Furthermore, to avert potential military clashes in the waters off the Chinese coast, the two sides also signed a military accord to “regulate behavior” for encounters in the air and at sea, and to notify each other of major military activities, such as military exercises.

But for all the talks of collaboration between Washington and Beijing, the two countries clearly continued to compete for the supreme leadership role in the Asia-Pacific region.


As the host country of this year APEC Summit, China’s agenda was to push forward the Free Trade Area of the Asia Pacific (FTAAP), a trade liberalization framework first proposed in 2006, which includes all 21 APEC member countries.

Despite its initial support for the FTAAP, the US later shifted focus to the smaller Trans-Pacific Partnership (TPP), which aims to adopt “higher standards” in establishing a trading bloc of 12 countries including Japan, Australia, Canada and Mexico, but notably excluding China.

According to a report in the Wall Street Journal, during negotiations prior to the summit, the US successfully pressured China to drop two provisions regarding the FTAAP from its draft APEC communiqué.

One provision called on the APEC bloc to launch a feasibility study on the FTAAP, which would be the first formal step towards kicking off negotiations on the framework. The other provision was a target date of 2025 for cementing the deal.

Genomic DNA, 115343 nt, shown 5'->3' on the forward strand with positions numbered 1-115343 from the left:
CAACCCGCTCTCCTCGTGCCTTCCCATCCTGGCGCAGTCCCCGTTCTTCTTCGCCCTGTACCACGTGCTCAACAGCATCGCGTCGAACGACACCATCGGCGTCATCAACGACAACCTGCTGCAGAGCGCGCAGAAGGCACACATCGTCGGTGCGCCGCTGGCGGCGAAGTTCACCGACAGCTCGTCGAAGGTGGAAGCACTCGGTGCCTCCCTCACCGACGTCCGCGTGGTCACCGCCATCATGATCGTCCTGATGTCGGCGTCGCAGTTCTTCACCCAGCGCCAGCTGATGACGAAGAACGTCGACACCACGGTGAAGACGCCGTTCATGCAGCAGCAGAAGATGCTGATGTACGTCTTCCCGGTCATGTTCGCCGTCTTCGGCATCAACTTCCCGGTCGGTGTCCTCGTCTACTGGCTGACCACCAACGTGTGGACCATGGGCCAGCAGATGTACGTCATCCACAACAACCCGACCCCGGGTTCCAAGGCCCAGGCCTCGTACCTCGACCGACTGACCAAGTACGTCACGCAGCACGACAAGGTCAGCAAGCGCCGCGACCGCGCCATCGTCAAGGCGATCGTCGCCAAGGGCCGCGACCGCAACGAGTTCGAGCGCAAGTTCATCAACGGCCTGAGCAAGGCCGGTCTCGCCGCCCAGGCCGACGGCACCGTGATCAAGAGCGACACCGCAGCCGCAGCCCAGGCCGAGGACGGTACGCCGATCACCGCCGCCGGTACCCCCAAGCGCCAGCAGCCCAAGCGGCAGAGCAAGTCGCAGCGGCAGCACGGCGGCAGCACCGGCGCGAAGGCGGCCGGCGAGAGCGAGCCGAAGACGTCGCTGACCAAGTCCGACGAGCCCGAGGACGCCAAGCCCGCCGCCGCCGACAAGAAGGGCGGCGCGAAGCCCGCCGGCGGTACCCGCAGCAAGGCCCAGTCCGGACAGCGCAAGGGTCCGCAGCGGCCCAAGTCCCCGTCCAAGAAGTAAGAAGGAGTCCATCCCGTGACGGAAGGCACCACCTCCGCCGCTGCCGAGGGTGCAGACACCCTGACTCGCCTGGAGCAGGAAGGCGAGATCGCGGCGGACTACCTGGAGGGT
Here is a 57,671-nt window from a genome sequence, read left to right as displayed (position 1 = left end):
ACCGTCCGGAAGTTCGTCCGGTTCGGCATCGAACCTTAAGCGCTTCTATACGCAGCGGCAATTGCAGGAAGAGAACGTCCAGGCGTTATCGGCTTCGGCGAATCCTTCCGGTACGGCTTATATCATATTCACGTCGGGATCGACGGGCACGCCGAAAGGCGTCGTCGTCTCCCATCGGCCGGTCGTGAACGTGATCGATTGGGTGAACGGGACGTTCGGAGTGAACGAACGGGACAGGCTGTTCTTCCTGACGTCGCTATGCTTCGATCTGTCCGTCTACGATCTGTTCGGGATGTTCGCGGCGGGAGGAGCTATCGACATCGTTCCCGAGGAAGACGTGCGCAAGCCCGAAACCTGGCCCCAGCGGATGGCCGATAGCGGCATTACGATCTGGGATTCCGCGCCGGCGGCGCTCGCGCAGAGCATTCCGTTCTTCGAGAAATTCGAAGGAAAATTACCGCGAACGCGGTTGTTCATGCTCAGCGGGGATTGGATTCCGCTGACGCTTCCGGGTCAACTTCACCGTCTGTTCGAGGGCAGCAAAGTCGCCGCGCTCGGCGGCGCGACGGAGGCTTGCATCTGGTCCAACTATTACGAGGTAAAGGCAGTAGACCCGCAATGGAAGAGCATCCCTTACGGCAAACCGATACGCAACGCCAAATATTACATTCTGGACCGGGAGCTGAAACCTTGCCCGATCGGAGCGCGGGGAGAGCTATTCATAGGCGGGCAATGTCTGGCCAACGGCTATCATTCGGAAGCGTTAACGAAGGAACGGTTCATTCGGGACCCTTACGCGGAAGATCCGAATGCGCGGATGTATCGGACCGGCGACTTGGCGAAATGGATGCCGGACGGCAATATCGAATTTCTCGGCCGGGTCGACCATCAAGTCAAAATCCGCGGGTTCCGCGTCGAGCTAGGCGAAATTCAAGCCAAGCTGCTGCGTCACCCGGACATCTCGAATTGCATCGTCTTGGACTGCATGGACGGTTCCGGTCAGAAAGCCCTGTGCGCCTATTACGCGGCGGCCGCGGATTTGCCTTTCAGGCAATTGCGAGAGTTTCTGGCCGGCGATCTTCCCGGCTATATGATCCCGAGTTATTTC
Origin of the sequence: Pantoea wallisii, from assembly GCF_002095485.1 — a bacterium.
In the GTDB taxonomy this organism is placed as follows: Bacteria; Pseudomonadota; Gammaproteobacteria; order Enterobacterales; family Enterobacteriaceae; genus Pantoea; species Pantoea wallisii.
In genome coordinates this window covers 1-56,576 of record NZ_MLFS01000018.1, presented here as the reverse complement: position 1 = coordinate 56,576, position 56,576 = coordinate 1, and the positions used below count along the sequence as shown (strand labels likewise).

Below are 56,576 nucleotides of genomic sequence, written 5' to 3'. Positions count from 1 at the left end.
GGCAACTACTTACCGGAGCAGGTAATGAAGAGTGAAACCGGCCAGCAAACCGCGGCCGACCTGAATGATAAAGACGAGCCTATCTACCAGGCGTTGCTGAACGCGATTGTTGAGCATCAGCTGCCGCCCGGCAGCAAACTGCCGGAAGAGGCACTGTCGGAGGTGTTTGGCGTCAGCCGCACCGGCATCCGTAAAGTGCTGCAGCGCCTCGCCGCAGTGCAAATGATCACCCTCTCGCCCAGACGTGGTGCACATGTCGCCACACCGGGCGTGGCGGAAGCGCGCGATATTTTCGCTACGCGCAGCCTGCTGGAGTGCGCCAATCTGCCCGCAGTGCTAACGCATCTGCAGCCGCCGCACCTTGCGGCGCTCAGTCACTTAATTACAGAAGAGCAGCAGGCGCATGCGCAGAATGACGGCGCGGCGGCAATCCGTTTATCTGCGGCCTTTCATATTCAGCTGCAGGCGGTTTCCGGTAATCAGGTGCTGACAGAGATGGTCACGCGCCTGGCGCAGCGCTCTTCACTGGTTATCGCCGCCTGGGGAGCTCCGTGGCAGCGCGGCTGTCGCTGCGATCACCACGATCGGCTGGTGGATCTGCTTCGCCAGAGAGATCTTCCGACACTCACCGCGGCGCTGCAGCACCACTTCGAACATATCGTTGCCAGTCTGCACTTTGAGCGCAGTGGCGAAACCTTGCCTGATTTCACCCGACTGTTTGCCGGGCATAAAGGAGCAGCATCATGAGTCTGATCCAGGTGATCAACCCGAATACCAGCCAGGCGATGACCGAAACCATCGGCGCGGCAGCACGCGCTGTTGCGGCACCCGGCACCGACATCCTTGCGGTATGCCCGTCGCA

Despite these concessions, however, it seems that China won enough support by the end of the conference to claw back some of the ground lost to Washington.

During his closing remarks at APEC to an audience that included President Obama, President Xi Jinping announced that member states had reached an agreement to launch a two-year feasibility study on the FTAAP.

Calling the agreement “an historic step,” though making no mention of the previous 2025 target China had pushed for, Xi urged members to speed up talks and to “turn the vision into reality as soon as possible.”

China has long considered the TPP an attempt to check China’s growing economic power, as many in the US have claimed that the existing multilateral trade order favors China over the US.